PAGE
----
Public funding essential for advances in biomedical research
BOSTON, March 30, 2017 — In the budget President Trump recently submitted to Congress, he asked for a reduction in the 2018 funding of the U.S. National Institutes of Health (NIH) of almost 20 percent–or $6 billion.
That could have consequences for those suffering from a variety of illnesses and conditions and for biomedical innovation, based on results from an article to be published in Science on Friday, March 31, 2017 and coauthored by Assistant Professor Danielle Li of Harvard Business School, Professor Pierre Azoulay of MIT Sloan School of Management and the National Bureau of Economic Research (NBER), and Associate Professor Bhaven N. Sampat of Columbia University's Mailman School of Public Health and NBER.
"Our article, 'The Applied Value of Public Investments in Biomedical Research,' shows that publicly-funded research creates knowledge that links to private companies' efforts to develop drugs, medical devices, and other patented biomedical products," says Harvard's Li. "We find that 30 percent of NIH-funded grants produce research that is cited by a private-sector patent."
NIH, the world's largest single funder of research in the life sciences, provides support for one-third of biomedical R&D in the United States, as well as the majority of funding for so-called "basic" or broad-based biomedical research. Using data on life science patents (including drugs, devices, and other medical technologies), Li, Azoulay, and Sampat analyze the output of research grants awarded by NIH over a 27-year period and provide a method for large-scale accounting of linkages between these public research investments and their commercial applications. Recognizing that some patents are more valuable than others, they also examine linkages between NIH grants and patents associated with marketed drugs.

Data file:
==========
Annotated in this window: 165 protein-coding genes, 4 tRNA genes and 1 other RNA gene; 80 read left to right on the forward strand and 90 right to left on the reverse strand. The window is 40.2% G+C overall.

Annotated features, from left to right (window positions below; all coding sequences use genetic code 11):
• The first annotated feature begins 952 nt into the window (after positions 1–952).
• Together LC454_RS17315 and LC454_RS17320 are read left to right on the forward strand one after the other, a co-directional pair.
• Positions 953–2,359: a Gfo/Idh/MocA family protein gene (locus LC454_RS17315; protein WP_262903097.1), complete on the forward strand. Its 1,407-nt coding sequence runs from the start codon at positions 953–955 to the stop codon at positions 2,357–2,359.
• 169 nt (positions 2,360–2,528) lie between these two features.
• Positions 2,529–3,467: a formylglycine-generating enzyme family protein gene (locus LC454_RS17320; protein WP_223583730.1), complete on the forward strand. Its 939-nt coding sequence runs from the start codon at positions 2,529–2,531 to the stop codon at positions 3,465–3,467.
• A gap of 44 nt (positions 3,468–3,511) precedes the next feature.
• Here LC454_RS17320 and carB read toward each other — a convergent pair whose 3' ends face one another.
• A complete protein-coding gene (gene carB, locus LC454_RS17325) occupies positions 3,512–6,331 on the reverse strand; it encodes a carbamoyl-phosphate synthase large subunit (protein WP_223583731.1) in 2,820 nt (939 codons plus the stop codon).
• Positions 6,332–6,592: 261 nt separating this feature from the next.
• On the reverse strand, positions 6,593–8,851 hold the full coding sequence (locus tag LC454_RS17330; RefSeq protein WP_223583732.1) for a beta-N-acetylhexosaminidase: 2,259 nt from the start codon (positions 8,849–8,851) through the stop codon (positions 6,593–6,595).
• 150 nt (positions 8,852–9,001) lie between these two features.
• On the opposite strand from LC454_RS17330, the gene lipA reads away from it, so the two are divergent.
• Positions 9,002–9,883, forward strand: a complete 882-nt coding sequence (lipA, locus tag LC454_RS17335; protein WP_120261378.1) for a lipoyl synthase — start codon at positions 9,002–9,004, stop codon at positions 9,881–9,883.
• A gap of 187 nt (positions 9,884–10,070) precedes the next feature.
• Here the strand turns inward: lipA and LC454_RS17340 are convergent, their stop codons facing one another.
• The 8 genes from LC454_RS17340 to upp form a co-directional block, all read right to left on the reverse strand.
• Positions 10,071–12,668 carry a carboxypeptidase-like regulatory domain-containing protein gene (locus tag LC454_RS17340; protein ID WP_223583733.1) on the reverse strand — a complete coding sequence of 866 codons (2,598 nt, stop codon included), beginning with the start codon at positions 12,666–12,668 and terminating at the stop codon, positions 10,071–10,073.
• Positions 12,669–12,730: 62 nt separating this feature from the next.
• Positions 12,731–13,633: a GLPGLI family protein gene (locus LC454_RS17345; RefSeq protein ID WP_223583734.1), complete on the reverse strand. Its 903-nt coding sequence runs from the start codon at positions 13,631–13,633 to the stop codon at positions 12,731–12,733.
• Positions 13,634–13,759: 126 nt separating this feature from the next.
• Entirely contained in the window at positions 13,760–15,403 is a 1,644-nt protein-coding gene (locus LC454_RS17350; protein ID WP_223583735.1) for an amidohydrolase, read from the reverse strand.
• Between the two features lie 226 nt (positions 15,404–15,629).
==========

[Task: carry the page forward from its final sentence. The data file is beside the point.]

"We find that about 10 percent of NIH grants generate a patent directly–an easier-to-grasp metric that policy makers often focus on to capture the near-term economic returns to public funding of biomedical R&D," say the authors. "According to our research, however, a much larger number of NIH grants–about 30 percent of them– generate articles that are subsequently cited by commercial patents. Focusing solely on the direct patent output of NIH funding may dramatically understate its importance for producing research that informs commercial innovation."
In addition, Li, Azoulay, and Sampat find that grants for "basic" science are almost just as likely to be cited by patents as grants for more "applied" work–which may be surprising to those who question its practical value.
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